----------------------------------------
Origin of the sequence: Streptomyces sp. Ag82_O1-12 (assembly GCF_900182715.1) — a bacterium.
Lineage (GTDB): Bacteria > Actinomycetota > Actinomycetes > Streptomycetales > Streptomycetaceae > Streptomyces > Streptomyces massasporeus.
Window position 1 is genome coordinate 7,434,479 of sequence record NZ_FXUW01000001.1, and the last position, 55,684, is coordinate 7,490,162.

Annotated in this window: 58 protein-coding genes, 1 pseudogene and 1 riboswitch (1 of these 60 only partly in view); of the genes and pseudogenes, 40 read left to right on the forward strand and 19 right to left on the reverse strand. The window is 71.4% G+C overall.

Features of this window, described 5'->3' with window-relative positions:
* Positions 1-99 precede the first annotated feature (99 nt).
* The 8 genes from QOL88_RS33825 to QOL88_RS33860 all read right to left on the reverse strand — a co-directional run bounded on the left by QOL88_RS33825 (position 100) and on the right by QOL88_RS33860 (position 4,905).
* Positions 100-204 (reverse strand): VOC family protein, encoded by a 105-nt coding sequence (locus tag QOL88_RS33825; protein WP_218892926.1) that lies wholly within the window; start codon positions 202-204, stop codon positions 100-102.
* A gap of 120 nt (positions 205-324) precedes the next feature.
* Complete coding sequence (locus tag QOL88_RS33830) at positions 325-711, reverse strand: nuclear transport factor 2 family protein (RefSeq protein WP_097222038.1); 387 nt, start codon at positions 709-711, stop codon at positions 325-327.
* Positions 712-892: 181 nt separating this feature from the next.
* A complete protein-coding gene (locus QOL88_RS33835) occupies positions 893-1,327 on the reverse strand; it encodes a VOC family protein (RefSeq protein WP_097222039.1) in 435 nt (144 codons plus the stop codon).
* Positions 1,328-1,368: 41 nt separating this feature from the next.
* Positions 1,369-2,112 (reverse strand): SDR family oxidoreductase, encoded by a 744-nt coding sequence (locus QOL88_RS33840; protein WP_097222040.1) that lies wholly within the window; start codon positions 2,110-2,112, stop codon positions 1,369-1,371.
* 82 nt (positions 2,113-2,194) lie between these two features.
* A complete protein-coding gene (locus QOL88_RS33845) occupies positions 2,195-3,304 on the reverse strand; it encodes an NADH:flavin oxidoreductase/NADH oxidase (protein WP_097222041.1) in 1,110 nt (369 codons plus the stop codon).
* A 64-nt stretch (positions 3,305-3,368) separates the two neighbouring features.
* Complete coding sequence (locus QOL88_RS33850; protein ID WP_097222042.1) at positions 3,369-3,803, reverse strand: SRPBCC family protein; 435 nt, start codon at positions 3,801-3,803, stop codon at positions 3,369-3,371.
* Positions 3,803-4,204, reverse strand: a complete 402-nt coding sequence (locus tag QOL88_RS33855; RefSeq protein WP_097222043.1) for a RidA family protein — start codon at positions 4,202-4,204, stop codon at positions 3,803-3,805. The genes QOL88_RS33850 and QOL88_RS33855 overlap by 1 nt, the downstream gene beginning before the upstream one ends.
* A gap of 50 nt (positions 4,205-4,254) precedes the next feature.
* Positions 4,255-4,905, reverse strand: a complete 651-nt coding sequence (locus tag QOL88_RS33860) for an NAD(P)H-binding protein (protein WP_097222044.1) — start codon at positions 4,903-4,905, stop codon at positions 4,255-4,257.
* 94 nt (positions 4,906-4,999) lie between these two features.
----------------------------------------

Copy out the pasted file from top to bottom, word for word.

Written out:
Origin of the sequence: Streptomyces sp. Ag82_O1-12 (assembly GCF_900182715.1) — a bacterium.
Lineage (GTDB): Bacteria > Actinomycetota > Actinomycetes > Streptomycetales > Streptomycetaceae > Streptomyces > Streptomyces massasporeus.
Window position 1 is genome coordinate 7,434,479 of sequence record NZ_FXUW01000001.1, and the last position, 55,684, is coordinate 7,490,162.

Annotated in this window: 58 protein-coding genes, 1 pseudogene and 1 riboswitch (1 of these 60 only partly in view); of the genes and pseudogenes, 40 read left to right on the forward strand and 19 right to left on the reverse strand. The window is 71.4% G+C overall.

Features of this window, described 5'->3' with window-relative positions:
* Positions 1-99 precede the first annotated feature (99 nt).
* The 8 genes from QOL88_RS33825 to QOL88_RS33860 all read right to left on the reverse strand — a co-directional run bounded on the left by QOL88_RS33825 (position 100) and on the right by QOL88_RS33860 (position 4,905).
* Positions 100-204 (reverse strand): VOC family protein, encoded by a 105-nt coding sequence (locus tag QOL88_RS33825; protein WP_218892926.1) that lies wholly within the window; start codon positions 202-204, stop codon positions 100-102.
* A gap of 120 nt (positions 205-324) precedes the next feature.
* Complete coding sequence (locus tag QOL88_RS33830) at positions 325-711, reverse strand: nuclear transport factor 2 family protein (RefSeq protein WP_097222038.1); 387 nt, start codon at positions 709-711, stop codon at positions 325-327.
* Positions 712-892: 181 nt separating this feature from the next.
* A complete protein-coding gene (locus QOL88_RS33835) occupies positions 893-1,327 on the reverse strand; it encodes a VOC family protein (RefSeq protein WP_097222039.1) in 435 nt (144 codons plus the stop codon).
* Positions 1,328-1,368: 41 nt separating this feature from the next.
* Positions 1,369-2,112 (reverse strand): SDR family oxidoreductase, encoded by a 744-nt coding sequence (locus QOL88_RS33840; protein WP_097222040.1) that lies wholly within the window; start codon positions 2,110-2,112, stop codon positions 1,369-1,371.
* 82 nt (positions 2,113-2,194) lie between these two features.
* A complete protein-coding gene (locus QOL88_RS33845) occupies positions 2,195-3,304 on the reverse strand; it encodes an NADH:flavin oxidoreductase/NADH oxidase (protein WP_097222041.1) in 1,110 nt (369 codons plus the stop codon).
* A 64-nt stretch (positions 3,305-3,368) separates the two neighbouring features.
* Complete coding sequence (locus QOL88_RS33850; protein ID WP_097222042.1) at positions 3,369-3,803, reverse strand: SRPBCC family protein; 435 nt, start codon at positions 3,801-3,803, stop codon at positions 3,369-3,371.
* Positions 3,803-4,204, reverse strand: a complete 402-nt coding sequence (locus tag QOL88_RS33855; RefSeq protein WP_097222043.1) for a RidA family protein — start codon at positions 4,202-4,204, stop codon at positions 3,803-3,805. The genes QOL88_RS33850 and QOL88_RS33855 overlap by 1 nt, the downstream gene beginning before the upstream one ends.
* A gap of 50 nt (positions 4,205-4,254) precedes the next feature.
* Positions 4,255-4,905, reverse strand: a complete 651-nt coding sequence (locus tag QOL88_RS33860) for an NAD(P)H-binding protein (protein WP_097222044.1) — start codon at positions 4,903-4,905, stop codon at positions 4,255-4,257.
* 94 nt (positions 4,906-4,999) lie between these two features.